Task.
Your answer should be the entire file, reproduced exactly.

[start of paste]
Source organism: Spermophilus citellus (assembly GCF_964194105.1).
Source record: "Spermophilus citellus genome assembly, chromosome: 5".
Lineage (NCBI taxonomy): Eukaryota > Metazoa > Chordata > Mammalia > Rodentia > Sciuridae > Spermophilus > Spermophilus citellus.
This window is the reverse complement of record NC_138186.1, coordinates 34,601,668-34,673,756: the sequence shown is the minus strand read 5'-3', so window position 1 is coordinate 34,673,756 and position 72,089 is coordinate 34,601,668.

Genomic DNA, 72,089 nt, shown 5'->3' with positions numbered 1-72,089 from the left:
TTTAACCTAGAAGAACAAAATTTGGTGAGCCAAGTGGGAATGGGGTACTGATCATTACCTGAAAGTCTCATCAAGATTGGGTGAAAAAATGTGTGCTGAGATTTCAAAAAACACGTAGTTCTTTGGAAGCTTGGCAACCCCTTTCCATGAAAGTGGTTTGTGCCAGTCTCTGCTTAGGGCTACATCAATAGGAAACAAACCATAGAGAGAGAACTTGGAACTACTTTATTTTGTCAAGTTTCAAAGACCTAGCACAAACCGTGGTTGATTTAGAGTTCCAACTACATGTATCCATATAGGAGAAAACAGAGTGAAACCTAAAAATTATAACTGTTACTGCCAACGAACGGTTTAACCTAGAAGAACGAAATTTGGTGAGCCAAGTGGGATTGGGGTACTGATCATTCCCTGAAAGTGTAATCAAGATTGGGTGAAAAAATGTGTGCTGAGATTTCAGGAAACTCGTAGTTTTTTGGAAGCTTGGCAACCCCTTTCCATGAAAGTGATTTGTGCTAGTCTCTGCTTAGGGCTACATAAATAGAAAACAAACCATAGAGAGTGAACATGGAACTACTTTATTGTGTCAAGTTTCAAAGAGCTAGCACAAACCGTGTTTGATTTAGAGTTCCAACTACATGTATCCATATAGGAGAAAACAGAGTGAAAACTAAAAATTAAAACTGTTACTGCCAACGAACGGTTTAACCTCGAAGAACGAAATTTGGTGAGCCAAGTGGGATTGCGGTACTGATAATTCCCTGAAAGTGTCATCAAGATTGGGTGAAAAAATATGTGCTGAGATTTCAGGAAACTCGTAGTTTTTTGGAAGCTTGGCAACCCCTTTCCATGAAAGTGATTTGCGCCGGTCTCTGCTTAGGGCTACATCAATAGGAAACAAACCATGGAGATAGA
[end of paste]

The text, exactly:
Source organism: Spermophilus citellus (assembly GCF_964194105.1).
Source record: "Spermophilus citellus genome assembly, chromosome: 5".
Lineage (NCBI taxonomy): Eukaryota > Metazoa > Chordata > Mammalia > Rodentia > Sciuridae > Spermophilus > Spermophilus citellus.
This window is the reverse complement of record NC_138186.1, coordinates 34,601,668-34,673,756: the sequence shown is the minus strand read 5'-3', so window position 1 is coordinate 34,673,756 and position 72,089 is coordinate 34,601,668.

Genomic DNA, 72,089 nt, shown 5'->3' with positions numbered 1-72,089 from the left:
TTTAACCTAGAAGAACAAAATTTGGTGAGCCAAGTGGGAATGGGGTACTGATCATTACCTGAAAGTCTCATCAAGATTGGGTGAAAAAATGTGTGCTGAGATTTCAAAAAACACGTAGTTCTTTGGAAGCTTGGCAACCCCTTTCCATGAAAGTGGTTTGTGCCAGTCTCTGCTTAGGGCTACATCAATAGGAAACAAACCATAGAGAGAGAACTTGGAACTACTTTATTTTGTCAAGTTTCAAAGACCTAGCACAAACCGTGGTTGATTTAGAGTTCCAACTACATGTATCCATATAGGAGAAAACAGAGTGAAACCTAAAAATTATAACTGTTACTGCCAACGAACGGTTTAACCTAGAAGAACGAAATTTGGTGAGCCAAGTGGGATTGGGGTACTGATCATTCCCTGAAAGTGTAATCAAGATTGGGTGAAAAAATGTGTGCTGAGATTTCAGGAAACTCGTAGTTTTTTGGAAGCTTGGCAACCCCTTTCCATGAAAGTGATTTGTGCTAGTCTCTGCTTAGGGCTACATAAATAGAAAACAAACCATAGAGAGTGAACATGGAACTACTTTATTGTGTCAAGTTTCAAAGAGCTAGCACAAACCGTGTTTGATTTAGAGTTCCAACTACATGTATCCATATAGGAGAAAACAGAGTGAAAACTAAAAATTAAAACTGTTACTGCCAACGAACGGTTTAACCTCGAAGAACGAAATTTGGTGAGCCAAGTGGGATTGCGGTACTGATAATTCCCTGAAAGTGTCATCAAGATTGGGTGAAAAAATATGTGCTGAGATTTCAGGAAACTCGTAGTTTTTTGGAAGCTTGGCAACCCCTTTCCATGAAAGTGATTTGCGCCGGTCTCTGCTTAGGGCTACATCAATAGGAAACAAACCATGGAGATAGA